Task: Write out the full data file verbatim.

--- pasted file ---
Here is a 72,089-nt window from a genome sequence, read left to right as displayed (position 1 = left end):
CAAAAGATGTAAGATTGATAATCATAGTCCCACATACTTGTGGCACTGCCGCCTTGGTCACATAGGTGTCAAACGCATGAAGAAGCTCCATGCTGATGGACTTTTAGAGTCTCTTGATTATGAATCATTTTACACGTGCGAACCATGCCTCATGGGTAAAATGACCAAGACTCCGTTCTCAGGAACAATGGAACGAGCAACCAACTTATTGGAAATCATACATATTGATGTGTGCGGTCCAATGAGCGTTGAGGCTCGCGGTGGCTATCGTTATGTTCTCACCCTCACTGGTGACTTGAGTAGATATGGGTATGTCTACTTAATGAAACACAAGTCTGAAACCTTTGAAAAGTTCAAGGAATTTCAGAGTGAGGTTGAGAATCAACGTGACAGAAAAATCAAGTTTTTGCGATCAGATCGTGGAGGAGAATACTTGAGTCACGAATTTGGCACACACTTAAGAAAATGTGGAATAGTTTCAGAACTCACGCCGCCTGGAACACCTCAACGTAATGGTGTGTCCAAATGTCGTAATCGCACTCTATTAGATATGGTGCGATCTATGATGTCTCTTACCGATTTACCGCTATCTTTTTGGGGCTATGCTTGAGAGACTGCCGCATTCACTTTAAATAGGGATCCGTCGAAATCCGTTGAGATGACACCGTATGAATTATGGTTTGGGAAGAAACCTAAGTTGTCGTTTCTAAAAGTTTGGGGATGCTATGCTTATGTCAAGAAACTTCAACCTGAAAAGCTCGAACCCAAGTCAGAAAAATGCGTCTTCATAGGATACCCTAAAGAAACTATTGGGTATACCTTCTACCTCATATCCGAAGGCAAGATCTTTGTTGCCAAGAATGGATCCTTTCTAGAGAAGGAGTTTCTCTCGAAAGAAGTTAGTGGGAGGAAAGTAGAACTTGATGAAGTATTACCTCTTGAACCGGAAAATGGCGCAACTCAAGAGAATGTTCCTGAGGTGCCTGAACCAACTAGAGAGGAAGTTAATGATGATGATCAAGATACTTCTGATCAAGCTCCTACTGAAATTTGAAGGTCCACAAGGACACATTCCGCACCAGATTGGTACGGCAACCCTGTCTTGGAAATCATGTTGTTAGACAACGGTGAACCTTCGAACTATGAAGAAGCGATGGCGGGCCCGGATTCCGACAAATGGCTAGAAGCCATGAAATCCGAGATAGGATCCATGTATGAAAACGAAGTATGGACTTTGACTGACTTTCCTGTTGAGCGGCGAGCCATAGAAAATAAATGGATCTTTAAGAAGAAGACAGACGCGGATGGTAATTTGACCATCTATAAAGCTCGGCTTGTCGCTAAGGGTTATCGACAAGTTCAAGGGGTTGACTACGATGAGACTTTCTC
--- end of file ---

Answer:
Here is a 72,089-nt window from a genome sequence, read left to right as displayed (position 1 = left end):
CAAAAGATGTAAGATTGATAATCATAGTCCCACATACTTGTGGCACTGCCGCCTTGGTCACATAGGTGTCAAACGCATGAAGAAGCTCCATGCTGATGGACTTTTAGAGTCTCTTGATTATGAATCATTTTACACGTGCGAACCATGCCTCATGGGTAAAATGACCAAGACTCCGTTCTCAGGAACAATGGAACGAGCAACCAACTTATTGGAAATCATACATATTGATGTGTGCGGTCCAATGAGCGTTGAGGCTCGCGGTGGCTATCGTTATGTTCTCACCCTCACTGGTGACTTGAGTAGATATGGGTATGTCTACTTAATGAAACACAAGTCTGAAACCTTTGAAAAGTTCAAGGAATTTCAGAGTGAGGTTGAGAATCAACGTGACAGAAAAATCAAGTTTTTGCGATCAGATCGTGGAGGAGAATACTTGAGTCACGAATTTGGCACACACTTAAGAAAATGTGGAATAGTTTCAGAACTCACGCCGCCTGGAACACCTCAACGTAATGGTGTGTCCAAATGTCGTAATCGCACTCTATTAGATATGGTGCGATCTATGATGTCTCTTACCGATTTACCGCTATCTTTTTGGGGCTATGCTTGAGAGACTGCCGCATTCACTTTAAATAGGGATCCGTCGAAATCCGTTGAGATGACACCGTATGAATTATGGTTTGGGAAGAAACCTAAGTTGTCGTTTCTAAAAGTTTGGGGATGCTATGCTTATGTCAAGAAACTTCAACCTGAAAAGCTCGAACCCAAGTCAGAAAAATGCGTCTTCATAGGATACCCTAAAGAAACTATTGGGTATACCTTCTACCTCATATCCGAAGGCAAGATCTTTGTTGCCAAGAATGGATCCTTTCTAGAGAAGGAGTTTCTCTCGAAAGAAGTTAGTGGGAGGAAAGTAGAACTTGATGAAGTATTACCTCTTGAACCGGAAAATGGCGCAACTCAAGAGAATGTTCCTGAGGTGCCTGAACCAACTAGAGAGGAAGTTAATGATGATGATCAAGATACTTCTGATCAAGCTCCTACTGAAATTTGAAGGTCCACAAGGACACATTCCGCACCAGATTGGTACGGCAACCCTGTCTTGGAAATCATGTTGTTAGACAACGGTGAACCTTCGAACTATGAAGAAGCGATGGCGGGCCCGGATTCCGACAAATGGCTAGAAGCCATGAAATCCGAGATAGGATCCATGTATGAAAACGAAGTATGGACTTTGACTGACTTTCCTGTTGAGCGGCGAGCCATAGAAAATAAATGGATCTTTAAGAAGAAGACAGACGCGGATGGTAATTTGACCATCTATAAAGCTCGGCTTGTCGCTAAGGGTTATCGACAAGTTCAAGGGGTTGACTACGATGAGACTTTCTC